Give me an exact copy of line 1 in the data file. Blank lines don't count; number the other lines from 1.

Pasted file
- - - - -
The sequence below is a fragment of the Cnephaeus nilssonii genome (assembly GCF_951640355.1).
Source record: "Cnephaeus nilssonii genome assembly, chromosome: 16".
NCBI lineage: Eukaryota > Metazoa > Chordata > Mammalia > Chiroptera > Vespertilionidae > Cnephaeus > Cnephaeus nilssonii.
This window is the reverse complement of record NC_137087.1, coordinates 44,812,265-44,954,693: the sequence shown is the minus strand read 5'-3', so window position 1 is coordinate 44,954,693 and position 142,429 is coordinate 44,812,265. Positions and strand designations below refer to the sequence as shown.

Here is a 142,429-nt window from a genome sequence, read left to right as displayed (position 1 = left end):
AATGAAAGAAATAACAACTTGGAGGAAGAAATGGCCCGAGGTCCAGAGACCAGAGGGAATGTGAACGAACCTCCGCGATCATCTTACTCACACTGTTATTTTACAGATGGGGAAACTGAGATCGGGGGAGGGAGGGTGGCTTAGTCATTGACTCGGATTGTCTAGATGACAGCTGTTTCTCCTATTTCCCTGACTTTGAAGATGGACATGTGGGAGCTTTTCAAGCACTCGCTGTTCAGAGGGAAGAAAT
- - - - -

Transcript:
The sequence below is a fragment of the Cnephaeus nilssonii genome (assembly GCF_951640355.1).